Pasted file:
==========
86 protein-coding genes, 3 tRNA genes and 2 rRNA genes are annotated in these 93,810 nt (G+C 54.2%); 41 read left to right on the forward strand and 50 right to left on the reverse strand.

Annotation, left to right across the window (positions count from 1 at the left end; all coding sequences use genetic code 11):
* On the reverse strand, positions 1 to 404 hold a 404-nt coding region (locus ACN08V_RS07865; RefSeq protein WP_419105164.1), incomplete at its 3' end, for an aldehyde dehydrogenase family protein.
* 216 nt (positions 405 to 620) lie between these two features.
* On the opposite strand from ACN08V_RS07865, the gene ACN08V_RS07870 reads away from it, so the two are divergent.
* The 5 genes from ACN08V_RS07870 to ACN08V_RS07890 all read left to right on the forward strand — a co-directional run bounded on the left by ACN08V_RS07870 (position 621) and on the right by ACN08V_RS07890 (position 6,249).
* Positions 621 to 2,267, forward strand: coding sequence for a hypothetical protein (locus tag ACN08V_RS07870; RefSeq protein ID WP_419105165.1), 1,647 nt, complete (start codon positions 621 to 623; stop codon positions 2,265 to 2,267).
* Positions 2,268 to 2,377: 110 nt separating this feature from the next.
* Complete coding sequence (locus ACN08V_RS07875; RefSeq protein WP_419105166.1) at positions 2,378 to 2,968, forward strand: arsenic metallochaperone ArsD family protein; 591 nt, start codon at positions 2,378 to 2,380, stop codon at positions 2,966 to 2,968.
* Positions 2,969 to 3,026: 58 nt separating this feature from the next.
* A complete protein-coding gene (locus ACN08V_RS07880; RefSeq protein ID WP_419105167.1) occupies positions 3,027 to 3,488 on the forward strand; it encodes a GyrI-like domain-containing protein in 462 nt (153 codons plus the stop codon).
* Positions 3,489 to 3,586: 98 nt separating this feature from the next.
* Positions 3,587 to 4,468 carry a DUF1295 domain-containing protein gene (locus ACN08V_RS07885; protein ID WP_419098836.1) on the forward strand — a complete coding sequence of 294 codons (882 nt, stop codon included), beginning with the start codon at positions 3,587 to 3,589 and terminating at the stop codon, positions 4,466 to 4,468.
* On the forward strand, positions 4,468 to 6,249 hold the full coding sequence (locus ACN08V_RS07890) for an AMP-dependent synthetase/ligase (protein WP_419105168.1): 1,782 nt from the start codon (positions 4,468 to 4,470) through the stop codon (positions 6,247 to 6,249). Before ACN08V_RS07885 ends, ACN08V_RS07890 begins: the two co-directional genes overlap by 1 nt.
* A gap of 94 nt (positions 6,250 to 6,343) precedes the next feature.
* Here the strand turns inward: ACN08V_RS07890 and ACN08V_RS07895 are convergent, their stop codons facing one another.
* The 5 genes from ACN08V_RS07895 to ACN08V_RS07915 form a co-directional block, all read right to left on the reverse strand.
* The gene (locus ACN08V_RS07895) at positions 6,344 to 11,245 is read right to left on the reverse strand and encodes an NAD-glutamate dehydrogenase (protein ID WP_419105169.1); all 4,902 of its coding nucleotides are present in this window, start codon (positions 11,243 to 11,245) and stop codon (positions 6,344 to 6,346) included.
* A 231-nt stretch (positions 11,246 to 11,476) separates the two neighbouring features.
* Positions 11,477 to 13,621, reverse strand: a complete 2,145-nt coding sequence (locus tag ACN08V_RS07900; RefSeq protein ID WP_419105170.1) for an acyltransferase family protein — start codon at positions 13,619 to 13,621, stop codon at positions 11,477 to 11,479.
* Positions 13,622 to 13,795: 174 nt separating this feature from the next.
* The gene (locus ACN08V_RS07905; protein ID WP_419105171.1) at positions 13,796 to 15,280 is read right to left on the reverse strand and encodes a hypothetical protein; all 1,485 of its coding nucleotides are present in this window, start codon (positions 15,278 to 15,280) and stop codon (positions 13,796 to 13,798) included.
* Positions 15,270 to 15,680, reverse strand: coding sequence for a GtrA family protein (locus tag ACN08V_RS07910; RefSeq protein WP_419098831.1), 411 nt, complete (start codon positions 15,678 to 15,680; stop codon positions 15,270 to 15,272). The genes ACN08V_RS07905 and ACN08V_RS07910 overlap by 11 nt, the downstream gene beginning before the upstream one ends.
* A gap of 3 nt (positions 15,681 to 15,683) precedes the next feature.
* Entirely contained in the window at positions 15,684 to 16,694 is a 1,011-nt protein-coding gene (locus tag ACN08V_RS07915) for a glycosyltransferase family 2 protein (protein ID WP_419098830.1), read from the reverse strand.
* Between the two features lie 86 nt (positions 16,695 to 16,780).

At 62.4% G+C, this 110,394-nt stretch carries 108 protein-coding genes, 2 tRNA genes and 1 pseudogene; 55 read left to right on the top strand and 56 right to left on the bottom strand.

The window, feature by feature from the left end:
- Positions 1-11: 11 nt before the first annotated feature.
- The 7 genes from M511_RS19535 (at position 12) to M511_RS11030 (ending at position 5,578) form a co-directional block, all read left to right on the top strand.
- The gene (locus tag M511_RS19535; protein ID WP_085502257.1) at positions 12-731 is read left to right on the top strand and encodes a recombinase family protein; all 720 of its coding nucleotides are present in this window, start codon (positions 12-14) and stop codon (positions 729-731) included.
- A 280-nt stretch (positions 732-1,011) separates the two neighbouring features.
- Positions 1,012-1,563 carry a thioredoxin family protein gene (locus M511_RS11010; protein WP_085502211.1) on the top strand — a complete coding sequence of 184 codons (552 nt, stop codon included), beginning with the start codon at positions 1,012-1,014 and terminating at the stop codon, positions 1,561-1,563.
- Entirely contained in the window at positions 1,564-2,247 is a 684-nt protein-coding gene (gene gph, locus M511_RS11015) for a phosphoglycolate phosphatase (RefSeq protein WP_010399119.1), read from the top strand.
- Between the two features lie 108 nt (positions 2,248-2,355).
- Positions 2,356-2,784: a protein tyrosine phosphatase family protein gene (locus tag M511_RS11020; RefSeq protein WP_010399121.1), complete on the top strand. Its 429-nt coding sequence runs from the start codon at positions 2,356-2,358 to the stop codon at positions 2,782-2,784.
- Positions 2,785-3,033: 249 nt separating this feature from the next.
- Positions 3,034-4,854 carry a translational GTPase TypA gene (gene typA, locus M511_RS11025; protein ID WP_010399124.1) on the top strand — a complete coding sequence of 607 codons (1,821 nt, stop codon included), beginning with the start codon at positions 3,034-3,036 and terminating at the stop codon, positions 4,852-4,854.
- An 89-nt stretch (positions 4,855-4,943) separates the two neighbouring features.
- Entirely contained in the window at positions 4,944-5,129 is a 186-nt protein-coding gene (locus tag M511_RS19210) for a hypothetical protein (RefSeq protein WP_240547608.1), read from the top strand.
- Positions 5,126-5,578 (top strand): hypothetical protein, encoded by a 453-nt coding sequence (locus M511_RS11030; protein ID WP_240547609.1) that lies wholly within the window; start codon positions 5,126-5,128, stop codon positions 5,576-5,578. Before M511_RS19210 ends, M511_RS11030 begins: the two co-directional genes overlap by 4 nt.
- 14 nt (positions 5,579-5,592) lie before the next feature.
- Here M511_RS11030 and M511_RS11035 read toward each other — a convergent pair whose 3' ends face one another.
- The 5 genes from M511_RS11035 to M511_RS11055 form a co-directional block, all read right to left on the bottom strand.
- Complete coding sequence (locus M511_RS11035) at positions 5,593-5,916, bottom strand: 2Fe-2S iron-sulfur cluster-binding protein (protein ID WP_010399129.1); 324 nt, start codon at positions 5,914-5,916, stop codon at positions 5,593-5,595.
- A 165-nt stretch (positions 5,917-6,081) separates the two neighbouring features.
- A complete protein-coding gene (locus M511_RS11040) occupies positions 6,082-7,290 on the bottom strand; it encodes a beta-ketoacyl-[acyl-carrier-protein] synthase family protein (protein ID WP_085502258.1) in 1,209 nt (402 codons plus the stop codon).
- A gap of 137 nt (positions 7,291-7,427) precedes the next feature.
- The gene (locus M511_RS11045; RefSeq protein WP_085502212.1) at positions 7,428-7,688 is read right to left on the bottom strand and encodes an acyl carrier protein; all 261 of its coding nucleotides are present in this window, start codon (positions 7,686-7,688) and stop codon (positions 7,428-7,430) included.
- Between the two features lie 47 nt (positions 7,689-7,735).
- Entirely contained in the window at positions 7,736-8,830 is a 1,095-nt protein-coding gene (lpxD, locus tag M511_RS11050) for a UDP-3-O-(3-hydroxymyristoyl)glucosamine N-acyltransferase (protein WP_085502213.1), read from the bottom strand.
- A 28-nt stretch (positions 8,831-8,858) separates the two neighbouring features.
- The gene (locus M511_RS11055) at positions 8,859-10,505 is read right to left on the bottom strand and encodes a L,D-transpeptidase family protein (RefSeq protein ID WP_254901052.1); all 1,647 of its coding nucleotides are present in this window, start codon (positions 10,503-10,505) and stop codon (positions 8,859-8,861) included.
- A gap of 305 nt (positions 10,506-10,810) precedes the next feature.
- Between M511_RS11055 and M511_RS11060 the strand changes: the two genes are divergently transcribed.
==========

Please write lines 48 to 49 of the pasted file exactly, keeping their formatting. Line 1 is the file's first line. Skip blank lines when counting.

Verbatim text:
- A gap of 137 nt (positions 7,291-7,427) precedes the next feature.
- The gene (locus M511_RS11045; RefSeq protein WP_085502212.1) at positions 7,428-7,688 is read right to left on the bottom strand and encodes an acyl carrier protein; all 261 of its coding nucleotides are present in this window, start codon (positions 7,686-7,688) and stop codon (positions 7,428-7,430) included.